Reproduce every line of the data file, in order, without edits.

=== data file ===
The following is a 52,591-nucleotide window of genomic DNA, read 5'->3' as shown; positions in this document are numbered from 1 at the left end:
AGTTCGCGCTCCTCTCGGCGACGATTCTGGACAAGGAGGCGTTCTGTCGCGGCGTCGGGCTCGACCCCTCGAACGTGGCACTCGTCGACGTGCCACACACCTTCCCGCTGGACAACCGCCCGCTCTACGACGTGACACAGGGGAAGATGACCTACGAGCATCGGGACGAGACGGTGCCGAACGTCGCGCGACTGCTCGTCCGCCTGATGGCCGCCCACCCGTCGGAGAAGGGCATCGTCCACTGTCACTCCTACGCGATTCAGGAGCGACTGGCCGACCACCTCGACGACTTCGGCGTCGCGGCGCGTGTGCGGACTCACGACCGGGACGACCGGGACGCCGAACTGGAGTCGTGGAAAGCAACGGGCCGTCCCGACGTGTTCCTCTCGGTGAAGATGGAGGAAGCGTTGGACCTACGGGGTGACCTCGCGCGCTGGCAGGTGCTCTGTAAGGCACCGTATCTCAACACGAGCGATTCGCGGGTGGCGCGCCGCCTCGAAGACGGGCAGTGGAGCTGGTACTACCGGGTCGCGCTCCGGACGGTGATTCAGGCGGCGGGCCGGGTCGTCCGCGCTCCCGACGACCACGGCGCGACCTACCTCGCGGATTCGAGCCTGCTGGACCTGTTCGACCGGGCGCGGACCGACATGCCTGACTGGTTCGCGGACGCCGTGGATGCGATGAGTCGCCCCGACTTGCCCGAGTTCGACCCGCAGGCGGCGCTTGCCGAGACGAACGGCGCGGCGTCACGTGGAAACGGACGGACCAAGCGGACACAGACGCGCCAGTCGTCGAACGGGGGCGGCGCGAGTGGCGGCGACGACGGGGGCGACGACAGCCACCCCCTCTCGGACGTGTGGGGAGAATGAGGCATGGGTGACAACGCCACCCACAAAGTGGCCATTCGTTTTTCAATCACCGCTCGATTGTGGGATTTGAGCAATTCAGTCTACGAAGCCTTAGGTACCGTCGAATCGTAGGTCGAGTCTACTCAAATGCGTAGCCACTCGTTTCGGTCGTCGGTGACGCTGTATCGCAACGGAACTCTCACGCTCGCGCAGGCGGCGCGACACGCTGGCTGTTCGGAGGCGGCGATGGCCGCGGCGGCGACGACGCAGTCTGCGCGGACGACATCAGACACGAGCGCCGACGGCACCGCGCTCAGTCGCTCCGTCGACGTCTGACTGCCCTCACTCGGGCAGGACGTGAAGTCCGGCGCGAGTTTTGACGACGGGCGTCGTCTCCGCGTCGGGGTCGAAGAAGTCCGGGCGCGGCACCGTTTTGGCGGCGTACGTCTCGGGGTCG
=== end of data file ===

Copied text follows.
The following is a 52,591-nucleotide window of genomic DNA, read 5'->3' as shown; positions in this document are numbered from 1 at the left end:
AGTTCGCGCTCCTCTCGGCGACGATTCTGGACAAGGAGGCGTTCTGTCGCGGCGTCGGGCTCGACCCCTCGAACGTGGCACTCGTCGACGTGCCACACACCTTCCCGCTGGACAACCGCCCGCTCTACGACGTGACACAGGGGAAGATGACCTACGAGCATCGGGACGAGACGGTGCCGAACGTCGCGCGACTGCTCGTCCGCCTGATGGCCGCCCACCCGTCGGAGAAGGGCATCGTCCACTGTCACTCCTACGCGATTCAGGAGCGACTGGCCGACCACCTCGACGACTTCGGCGTCGCGGCGCGTGTGCGGACTCACGACCGGGACGACCGGGACGCCGAACTGGAGTCGTGGAAAGCAACGGGCCGTCCCGACGTGTTCCTCTCGGTGAAGATGGAGGAAGCGTTGGACCTACGGGGTGACCTCGCGCGCTGGCAGGTGCTCTGTAAGGCACCGTATCTCAACACGAGCGATTCGCGGGTGGCGCGCCGCCTCGAAGACGGGCAGTGGAGCTGGTACTACCGGGTCGCGCTCCGGACGGTGATTCAGGCGGCGGGCCGGGTCGTCCGCGCTCCCGACGACCACGGCGCGACCTACCTCGCGGATTCGAGCCTGCTGGACCTGTTCGACCGGGCGCGGACCGACATGCCTGACTGGTTCGCGGACGCCGTGGATGCGATGAGTCGCCCCGACTTGCCCGAGTTCGACCCGCAGGCGGCGCTTGCCGAGACGAACGGCGCGGCGTCACGTGGAAACGGACGGACCAAGCGGACACAGACGCGCCAGTCGTCGAACGGGGGCGGCGCGAGTGGCGGCGACGACGGGGGCGACGACAGCCACCCCCTCTCGGACGTGTGGGGAGAATGAGGCATGGGTGACAACGCCACCCACAAAGTGGCCATTCGTTTTTCAATCACCGCTCGATTGTGGGATTTGAGCAATTCAGTCTACGAAGCCTTAGGTACCGTCGAATCGTAGGTCGAGTCTACTCAAATGCGTAGCCACTCGTTTCGGTCGTCGGTGACGCTGTATCGCAACGGAACTCTCACGCTCGCGCAGGCGGCGCGACACGCTGGCTGTTCGGAGGCGGCGATGGCCGCGGCGGCGACGACGCAGTCTGCGCGGACGACATCAGACACGAGCGCCGACGGCACCGCGCTCAGTCGCTCCGTCGACGTCTGACTGCCCTCACTCGGGCAGGACGTGAAGTCCGGCGCGAGTTTTGACGACGGGCGTCGTCTCCGCGTCGGGGTCGAAGAAGTCCGGGCGCGGCACCGTTTTGGCGGCGTACGTCTCGGGGTCG